Part 2 of 2: Electric Motors
How to choose the right electric motor for your prototyping needs
Brushed DC motors, servos and steppers all have different characteristics that make them useful for different types of prototypes. They all use DC power.
BY JEREMY LOSAW
In Part 1 of this series, I discussed the history and applications of electric motors. In this second and final part, I will discuss the different types common for prototyping and how to pick the right one.
The three common types of motors used in prototyping are brushed DC, servos and steppers. All have different characteristics that make them useful for different types of prototypes. All use DC power and are safe to use.
DC-brushed motors, found in a multitude of consumer products, are used when continuous motion is required. If you are driving a belt or a wheel or using a gearbox, this is the right motor to use.
DC-brushed motors run just by applying DC voltage to its terminals. Its speed can be varied by using different voltages in its rated range.
One drawback is that they draw too much power to be controlled directly from an Arduino or similar microcontroller, so they require either relays or a motor driver circuit to be used with a controller. Because they provide no inherent feedback about their position or speed, they have to be combined with other sensors if precise motion is desired.
These motors are used when reciprocating, non-continuous motion is required.
Inside a servo is a DC motor (brushed or brushless), a gearbox to increase the torque output, and a potentiometer (angle sensor). The potentiometer, a three-terminal resistor, compares the angle that the motor is controlled to and its actual position, and will move it until it gets to where it is commanded.
Most servos have a 180-degree range of motion for a maximum of 90 degrees from the neutral position in either direction. This must be taken into account when considering their use. They often have an arm or wheel attached to the drive spline to attach the linkage that is being controlled.
Servos are commonly used in RC cars to control the steering arms, and are great for driving similar types of linkages.
As their name suggests, stepper motors move in incremental steps. Typically, they have 200 steps per revolution, which gives them an accuracy of 1.8 degrees per step.
Steppers are actually a form of brushless motor, as they have the coils in the stator (non-rotating housing of the motor). The magnets on the rotor have small teeth that, when energized, align with corresponding teeth on the stator that allow for use in small steps.
With appropriate circuitry, steppers can be commanded to move with high accuracy. They are often used on the axes of 3D printers to drive the print head for high-accuracy prints.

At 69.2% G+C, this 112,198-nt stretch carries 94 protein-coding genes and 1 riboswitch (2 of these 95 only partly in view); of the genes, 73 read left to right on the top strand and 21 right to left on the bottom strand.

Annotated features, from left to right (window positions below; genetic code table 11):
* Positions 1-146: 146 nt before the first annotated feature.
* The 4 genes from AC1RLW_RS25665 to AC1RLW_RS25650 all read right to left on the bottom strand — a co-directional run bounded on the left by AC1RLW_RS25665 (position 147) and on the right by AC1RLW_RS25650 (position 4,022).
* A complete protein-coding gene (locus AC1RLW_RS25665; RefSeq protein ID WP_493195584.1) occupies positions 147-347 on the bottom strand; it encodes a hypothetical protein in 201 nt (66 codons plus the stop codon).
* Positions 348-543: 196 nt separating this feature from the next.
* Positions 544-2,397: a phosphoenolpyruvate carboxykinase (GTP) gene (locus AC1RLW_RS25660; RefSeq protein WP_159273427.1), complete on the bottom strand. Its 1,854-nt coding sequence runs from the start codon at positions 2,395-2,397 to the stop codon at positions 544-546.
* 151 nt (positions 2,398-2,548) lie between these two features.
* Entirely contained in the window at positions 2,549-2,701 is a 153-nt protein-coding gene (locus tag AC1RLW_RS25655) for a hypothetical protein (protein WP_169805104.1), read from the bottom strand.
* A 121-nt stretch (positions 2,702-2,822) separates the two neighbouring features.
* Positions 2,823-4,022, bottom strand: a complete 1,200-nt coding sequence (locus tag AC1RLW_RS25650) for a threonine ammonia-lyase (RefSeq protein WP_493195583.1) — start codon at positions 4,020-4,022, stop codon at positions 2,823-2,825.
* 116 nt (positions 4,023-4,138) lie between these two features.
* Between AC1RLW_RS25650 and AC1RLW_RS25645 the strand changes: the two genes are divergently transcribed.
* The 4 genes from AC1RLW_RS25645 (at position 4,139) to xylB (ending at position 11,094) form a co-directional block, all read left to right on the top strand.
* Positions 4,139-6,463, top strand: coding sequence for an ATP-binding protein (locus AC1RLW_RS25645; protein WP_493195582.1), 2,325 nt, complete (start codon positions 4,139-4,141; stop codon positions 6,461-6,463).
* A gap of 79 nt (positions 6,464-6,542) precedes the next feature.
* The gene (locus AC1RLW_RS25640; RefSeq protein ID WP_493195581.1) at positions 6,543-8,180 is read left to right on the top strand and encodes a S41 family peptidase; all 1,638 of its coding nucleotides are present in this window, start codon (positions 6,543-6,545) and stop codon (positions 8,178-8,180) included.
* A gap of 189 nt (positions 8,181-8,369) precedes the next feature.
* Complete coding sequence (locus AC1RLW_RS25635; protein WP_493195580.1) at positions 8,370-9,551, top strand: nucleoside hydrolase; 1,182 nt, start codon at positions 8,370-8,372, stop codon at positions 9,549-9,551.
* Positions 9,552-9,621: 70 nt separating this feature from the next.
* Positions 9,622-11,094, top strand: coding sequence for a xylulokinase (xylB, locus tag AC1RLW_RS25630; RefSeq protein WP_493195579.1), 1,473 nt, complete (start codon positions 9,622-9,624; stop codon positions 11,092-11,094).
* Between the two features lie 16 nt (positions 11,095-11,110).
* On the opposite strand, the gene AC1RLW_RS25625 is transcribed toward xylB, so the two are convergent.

A gearbox to a motor is like whipped cream on a pumpkin pie. You don’t always need it, but they tend to work better together.
Gearboxes magnify the torque output of an electric motor at the expense of speed. They are most commonly used with continuous rotation motors like brushed DC. (Servos already have them, and stepper motors are usually used for low-torque applications.)
The simplest form of a gearbox is a small gear attached to the shaft of a motor that drives a larger gear on the shaft of what is being driven. In this case, the torque increase is the number of teeth on the driven gear divided by the teeth on the motor gear.
How to choose
With so many different options, it can be difficult to choose the right motor.
The first step is to figure out the type of motion you need. If you need continuous rotation, a DC-brushed motor is probably best. If you need precision motion of a linkage or a reciprocal motion, a servos is the right choice. Steppers are used in situations where you need precision control of something that requires multiple rotations and relatively little torque.
The size of the motor can be a daunting decision. Fortunately, most motors available through electronics suppliers have associated data sheets that show the torque output and speed of each motor. Then you can calculate whether the specs will be right for your application based on the load and speed of what you need to move.
Electric motors usually make the most amount of torque at zero speed, so make sure they have enough torque capacity to drive what you need at the motor speed you require. A good data sheet will show a curve of torque vs. speed to help.
A gut check is to compare the size of the motor you are thinking of using with similar commercially available products. If you are prototyping an immersion blender, the motor you use will probably be roughly the same size as a blender you can find in the store.